Nominate genomes for F1000 project

I posted over in the 1000 Fungal genomes blog, as well as a post by Francis Martin, about details for nominating your fungus for the F1000 project. You have to be able to supply DNA and RNA and justify the project under DOE/JGI mission, but we are looking for contributors to help fill in all the gaps in the diversity of sampled fungal genomes.

There might even be a way to use these projects to support mycology or genomics classes. For example one part of a class could work on isolation and growth of the fungi, obtaining RNA and DNA and sending this off to to the sequencing center. The rest of the class would be spent analyzing existing fungal genomes. In the subsequent year the nominated genome would likely be completed and the next year’s class could work on processing it.

2012 Fungal Genomes: a review of mycological genomic accomplishments

2012 was certainly a banner year in genome sequence production and publications. The cost of generating the data keeps dropping and the automation for assembly and annotation continues to improve making it possible for a range of groups to publish genomes.

I made a NCBI PubMed Collection of these here Fungal Genomes 2012

Some notable fungal genome publications include

There were also several new insights into the evolution of wood decay fungi derived from new genomes of basidiomycete fungi. This includes

(Now I might have missed a few in my attempt to get this done before holidays overtake me – if so, please post comments or tweets and I’ll be sure to amend the list on pubmed and here.)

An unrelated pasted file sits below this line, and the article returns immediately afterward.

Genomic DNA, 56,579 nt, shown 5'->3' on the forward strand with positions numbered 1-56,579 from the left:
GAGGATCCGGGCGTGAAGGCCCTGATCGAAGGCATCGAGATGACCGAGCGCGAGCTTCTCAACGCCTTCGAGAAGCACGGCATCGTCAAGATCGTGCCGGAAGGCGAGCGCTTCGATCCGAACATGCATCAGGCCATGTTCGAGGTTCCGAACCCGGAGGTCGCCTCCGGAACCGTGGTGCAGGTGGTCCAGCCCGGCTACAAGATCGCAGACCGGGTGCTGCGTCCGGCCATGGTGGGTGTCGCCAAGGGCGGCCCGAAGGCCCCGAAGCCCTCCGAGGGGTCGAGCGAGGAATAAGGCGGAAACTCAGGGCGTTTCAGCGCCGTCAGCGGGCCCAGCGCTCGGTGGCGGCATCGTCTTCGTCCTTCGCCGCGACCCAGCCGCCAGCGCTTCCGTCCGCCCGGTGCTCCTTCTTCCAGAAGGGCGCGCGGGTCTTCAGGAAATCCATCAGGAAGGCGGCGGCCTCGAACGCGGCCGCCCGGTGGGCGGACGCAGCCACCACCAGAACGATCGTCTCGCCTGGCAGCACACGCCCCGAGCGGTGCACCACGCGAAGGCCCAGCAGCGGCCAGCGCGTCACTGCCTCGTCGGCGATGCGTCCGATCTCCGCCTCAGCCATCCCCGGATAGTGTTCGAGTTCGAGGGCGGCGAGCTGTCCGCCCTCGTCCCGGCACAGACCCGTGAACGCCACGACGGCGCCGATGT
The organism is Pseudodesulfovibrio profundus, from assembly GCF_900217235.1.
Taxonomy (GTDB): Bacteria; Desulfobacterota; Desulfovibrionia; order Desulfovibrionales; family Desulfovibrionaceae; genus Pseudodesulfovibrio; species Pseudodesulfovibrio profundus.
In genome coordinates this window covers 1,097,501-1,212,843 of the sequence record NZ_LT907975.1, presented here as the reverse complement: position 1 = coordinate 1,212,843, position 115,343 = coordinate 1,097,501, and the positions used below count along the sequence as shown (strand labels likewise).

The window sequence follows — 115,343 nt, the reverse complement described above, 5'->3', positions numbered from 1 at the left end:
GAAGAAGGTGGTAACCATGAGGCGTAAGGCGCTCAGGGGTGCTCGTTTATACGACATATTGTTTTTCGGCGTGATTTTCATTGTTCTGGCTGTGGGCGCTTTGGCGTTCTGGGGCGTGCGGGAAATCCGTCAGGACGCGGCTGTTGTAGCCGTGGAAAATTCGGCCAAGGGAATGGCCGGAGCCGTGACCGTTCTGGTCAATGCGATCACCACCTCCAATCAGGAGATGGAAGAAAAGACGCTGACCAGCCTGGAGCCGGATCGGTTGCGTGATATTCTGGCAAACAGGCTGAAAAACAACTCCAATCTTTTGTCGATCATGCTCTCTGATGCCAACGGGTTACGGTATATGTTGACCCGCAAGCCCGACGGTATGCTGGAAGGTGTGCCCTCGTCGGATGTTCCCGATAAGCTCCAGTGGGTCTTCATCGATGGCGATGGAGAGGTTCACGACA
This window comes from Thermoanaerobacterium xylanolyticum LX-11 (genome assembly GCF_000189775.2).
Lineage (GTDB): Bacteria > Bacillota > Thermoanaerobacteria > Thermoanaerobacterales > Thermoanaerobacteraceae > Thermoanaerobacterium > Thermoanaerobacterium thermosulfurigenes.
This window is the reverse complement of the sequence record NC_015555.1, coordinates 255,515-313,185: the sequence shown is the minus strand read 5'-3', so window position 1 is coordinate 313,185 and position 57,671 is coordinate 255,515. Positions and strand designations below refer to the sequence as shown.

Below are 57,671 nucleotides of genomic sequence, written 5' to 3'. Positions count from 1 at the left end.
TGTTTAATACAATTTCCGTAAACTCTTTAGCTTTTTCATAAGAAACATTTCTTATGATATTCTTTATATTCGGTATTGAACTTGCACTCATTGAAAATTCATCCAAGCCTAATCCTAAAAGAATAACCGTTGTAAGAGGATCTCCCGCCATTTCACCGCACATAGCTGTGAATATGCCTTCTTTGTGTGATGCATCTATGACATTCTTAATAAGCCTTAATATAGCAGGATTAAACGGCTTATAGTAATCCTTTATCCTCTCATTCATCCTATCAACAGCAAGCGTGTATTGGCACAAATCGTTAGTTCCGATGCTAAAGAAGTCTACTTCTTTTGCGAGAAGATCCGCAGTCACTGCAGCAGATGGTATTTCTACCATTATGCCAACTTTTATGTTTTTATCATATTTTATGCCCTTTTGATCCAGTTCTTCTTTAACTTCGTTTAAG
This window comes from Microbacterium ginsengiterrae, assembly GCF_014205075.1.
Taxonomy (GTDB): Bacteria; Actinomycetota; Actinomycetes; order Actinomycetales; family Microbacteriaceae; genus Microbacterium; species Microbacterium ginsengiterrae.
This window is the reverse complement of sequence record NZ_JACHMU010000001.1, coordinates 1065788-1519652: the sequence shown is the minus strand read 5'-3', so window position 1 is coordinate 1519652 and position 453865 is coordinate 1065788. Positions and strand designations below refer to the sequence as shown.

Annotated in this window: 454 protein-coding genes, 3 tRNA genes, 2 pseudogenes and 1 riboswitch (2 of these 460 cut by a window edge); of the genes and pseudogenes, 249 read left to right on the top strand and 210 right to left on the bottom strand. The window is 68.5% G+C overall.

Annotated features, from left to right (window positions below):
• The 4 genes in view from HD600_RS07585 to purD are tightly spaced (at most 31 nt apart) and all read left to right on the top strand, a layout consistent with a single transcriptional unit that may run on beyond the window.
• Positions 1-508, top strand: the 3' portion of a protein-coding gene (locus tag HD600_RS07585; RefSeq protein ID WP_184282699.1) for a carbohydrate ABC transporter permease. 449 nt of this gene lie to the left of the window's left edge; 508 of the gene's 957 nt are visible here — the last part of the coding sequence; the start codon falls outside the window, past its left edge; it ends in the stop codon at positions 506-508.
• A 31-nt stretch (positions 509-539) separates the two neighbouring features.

A new trend for fungal genome papers can be seen now in the Genome Announcements of Eukaryotic Cell which aim to get the genome data out quickly with a citateable reference. These are short descriptions which I expect will become more popular ways to insure data made public can also be cited. I only counted about 5 published in 2012 but I expect to see a lot more of these in the 2013 either at EC or other journals. I’m sure there will still be some tension between providers making data public as soon as possible and the sponsoring authors’ desire to have first crack at analyzing and publish interpretations and comparison of the genome(s). The bacterial community has been doing this for Genome Reports in the SIGS journal and the Journal of Bacteriology so will see what happens as these small eukaryotic genomes become even easier to produce.

I look forward to exciting year with more of the 1000 Fungal genomes and other JGI  projects start to roll out more genomes.  I also predict there will be many more resequencing datasets published as functional and population genomics. It will also probably be a countdown for what are the last Sanger sequenced genomes and how the many flavors of next generation sequencing will be optimized for generation.  I am hopeful work on automation of annotation and comparisons will be even easier for more people to use and that we start to provide a shared repository of gene predictions.  I’ve just launched the latter and look forward to engaging more people to contribute to this.

Abstract deadlines for Fungal genetics and satellite meetings

Don’t be late! – December 12 is the abstract submission deadline for the Fungal Genetics meeting in Asilomar from March 12-17, 2013.  Submit your abstract so we can hear about your awesome fungal genetics research.

Dec 12 is also the deadline for satellite meetings including organism specific focus meetings. The 10th Aspergillus meeting, 6th Ustilago meeting, and the Fusarium workshop will take place on the days before the FGC meeting. There are opportunities to present talks and posters at this meeting and many openings for more abstract submissions, so if you’d like the chance to give a talk on your work in one of these species, this is a great opportunity.  You need to register separately for the satellite meetings – go here to register and submit abstracts.

The Oomycete Molecular Genetics Annual meeting will also take place in the days before FGC (March 10-12) but the registration deadline isn’t until end of January.

Junior Professorship for Biochemistry and Biotechnology of Fungi

Goethe-University Frankfurt, Department of Biosciences,

Institute of Molecular Biosciences invites applications for the following position: JUnior Professorship (W1) for Biochemistry and Biotechnology of Fungi